Facebook Connect that might do away with all those logins you have to remember for sites you regularly visit.I started my writing experience at GearDiary by commenting on a story by Jenneth and Judie who had written about how Facebook was the greatest thing since sliced bread (my paraphrasing). At the time I derided it as a place for “chicks with hot pictures” to hang out and chat up guys. I couldn’t have been more wrong. They’ve just added a very exciting new tool called
First, think about how wrong I was about Facebook.
My Mom is on it. My sisters, niece, college friends, high school friends and lots of bloggers.
Not that some (or all) of them aren’t “hot chicks” looking for guys. Facebook is just evolving into more than a high school hangout.
Just yesterday Facebook introduced something called Facebook Connect. This new feature addresses one of my biggest hassle factors with web sites — all those damn registrations. Every time you want to do something on a site you must create and authenticate yet ANOTHER user account.
There have been other initiatives to do single sign on. Open ID is one of them. The problem is what I call the “mom factor”. Open ID too confusing for people like my Mom to bother with. Facebook Connect isn’t confusing – AND it allows people to selectively share what they’ve written with their friends.
With Facebook Connect you can login with one ID and gain access to the site as well as have your activities carried back to your Facebook page.
Let’s have a look.
One of the key features of Facebook Connect is single sign-in. When you go to a Facebook Connect enabled web site where you want to make a comment , you can now login with your Facebook ID.
Instead of having to create (and authenticate) yet ANOTHER login on a separate web site (which always creeps me out and annoys me) – you login with your Facebook account.
What I like about this new Facebook Connect is not only don’t I have to create another login, but when the site is properly setup – my Facebook ID is displayed so that other users can click to learn more about me.
If you click on my name in a comment that I’ve left on a properly configured and Facebook Connect enabled site – you’re brought to my Facebook public page. Notice that there’s nothing additional exposed — random web browsers cannot see any more information than they could at the referring page. I’m in total control of how much I display.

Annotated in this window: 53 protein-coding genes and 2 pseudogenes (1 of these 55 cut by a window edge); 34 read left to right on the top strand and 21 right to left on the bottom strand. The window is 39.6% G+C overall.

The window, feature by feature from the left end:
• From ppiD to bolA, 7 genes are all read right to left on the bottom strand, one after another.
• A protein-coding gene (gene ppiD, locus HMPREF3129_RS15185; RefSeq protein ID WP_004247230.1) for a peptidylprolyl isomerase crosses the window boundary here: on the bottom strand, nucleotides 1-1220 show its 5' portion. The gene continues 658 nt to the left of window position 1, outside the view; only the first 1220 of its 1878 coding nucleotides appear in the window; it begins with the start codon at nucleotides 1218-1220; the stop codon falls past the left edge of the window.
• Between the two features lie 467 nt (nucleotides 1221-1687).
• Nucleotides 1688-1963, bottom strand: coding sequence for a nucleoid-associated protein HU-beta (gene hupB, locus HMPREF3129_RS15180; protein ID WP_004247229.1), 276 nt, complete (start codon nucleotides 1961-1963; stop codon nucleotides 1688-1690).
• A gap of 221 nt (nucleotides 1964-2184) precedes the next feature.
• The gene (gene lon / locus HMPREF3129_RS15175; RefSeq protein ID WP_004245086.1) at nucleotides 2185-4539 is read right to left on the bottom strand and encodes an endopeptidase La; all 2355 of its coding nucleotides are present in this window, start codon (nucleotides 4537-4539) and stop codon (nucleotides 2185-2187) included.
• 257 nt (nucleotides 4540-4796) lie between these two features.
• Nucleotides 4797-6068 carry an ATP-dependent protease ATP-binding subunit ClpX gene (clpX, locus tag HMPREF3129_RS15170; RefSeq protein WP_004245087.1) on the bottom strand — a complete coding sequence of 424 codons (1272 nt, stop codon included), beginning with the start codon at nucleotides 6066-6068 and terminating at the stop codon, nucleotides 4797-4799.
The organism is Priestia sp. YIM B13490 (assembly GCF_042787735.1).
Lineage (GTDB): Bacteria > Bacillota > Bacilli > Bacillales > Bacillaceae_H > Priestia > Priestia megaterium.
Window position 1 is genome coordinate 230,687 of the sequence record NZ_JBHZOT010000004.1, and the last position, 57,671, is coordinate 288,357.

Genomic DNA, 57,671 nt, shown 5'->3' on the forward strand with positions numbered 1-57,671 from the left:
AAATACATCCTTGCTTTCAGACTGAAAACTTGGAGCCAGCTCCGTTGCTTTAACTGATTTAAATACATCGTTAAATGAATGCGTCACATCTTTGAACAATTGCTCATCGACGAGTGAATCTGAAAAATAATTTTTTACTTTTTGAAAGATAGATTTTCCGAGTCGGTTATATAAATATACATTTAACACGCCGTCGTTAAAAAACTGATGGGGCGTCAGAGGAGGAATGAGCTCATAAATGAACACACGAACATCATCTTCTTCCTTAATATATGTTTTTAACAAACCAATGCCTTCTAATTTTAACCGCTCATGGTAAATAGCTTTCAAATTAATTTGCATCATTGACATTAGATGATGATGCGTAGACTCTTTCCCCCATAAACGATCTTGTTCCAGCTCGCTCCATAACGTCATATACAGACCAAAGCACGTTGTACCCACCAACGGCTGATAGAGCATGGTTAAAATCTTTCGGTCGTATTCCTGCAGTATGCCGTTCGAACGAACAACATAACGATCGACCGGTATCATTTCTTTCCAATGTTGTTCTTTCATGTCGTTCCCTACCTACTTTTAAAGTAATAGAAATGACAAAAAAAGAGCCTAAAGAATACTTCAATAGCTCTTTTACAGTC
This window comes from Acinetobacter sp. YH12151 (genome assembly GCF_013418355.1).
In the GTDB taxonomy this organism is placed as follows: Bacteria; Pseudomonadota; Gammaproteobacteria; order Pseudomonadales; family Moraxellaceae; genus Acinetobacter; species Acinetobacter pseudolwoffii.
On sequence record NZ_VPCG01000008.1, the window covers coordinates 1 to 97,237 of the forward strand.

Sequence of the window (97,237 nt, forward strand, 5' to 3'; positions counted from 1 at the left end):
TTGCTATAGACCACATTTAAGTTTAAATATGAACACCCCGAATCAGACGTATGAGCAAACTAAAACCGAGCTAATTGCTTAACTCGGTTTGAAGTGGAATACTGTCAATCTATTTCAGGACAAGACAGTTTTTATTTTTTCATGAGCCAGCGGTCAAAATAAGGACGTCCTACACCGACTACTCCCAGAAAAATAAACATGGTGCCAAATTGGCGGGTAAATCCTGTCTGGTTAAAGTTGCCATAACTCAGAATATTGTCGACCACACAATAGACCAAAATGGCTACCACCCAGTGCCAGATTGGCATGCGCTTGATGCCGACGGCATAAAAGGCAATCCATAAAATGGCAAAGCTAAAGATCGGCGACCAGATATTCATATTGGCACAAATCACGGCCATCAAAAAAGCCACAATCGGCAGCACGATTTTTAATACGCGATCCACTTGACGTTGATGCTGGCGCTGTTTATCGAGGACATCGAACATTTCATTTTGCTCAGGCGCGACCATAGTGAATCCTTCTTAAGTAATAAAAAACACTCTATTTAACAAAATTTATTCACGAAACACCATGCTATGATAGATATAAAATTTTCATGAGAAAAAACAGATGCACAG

What’s interesting about this is not only does Facebook authenticate me — but if I give permission (you’re always in control about how much to share) – the comment I’ve written will be pulled back into Facebook with a link to the site.
If this all seems a little too open – there’s a simple cure. Don’t login with a Facebook login. You will always have the option of creating a dummy account and making anonymous comments so that nobody knows it’s you.
There’s a lot of upside potential to this. I’d love to do away with all my different web logins. But one BIG problem is going to be phishing. That’s when people try to fool you into giving up your user name and login to a site. Once someone has your Facebook login there’s going to be a lot that they could do which might be embarrassing.
Facebook also has some competition. On the same day they rolled out Facebook connect, Google introduced their version called(actually Google may have launched a few hours before Facebook). It remains to be seen whether Google will give Facebook a run for their money. For me I’m not as interested in letting other sites know my Google ID because I also use GMAIL quite a bit and I would not want that account compromised.
Another player in this game will be MySpace who undoubtedly will want to have their own connection ability.
What’s this all lead up to? If you have ignored Facebook as something used by kids and “hot chicks” — you should take another look. It’s not only a great way to connect with friends – but now it can save you from creating multiple login accounts to interact with sites you visit regularly.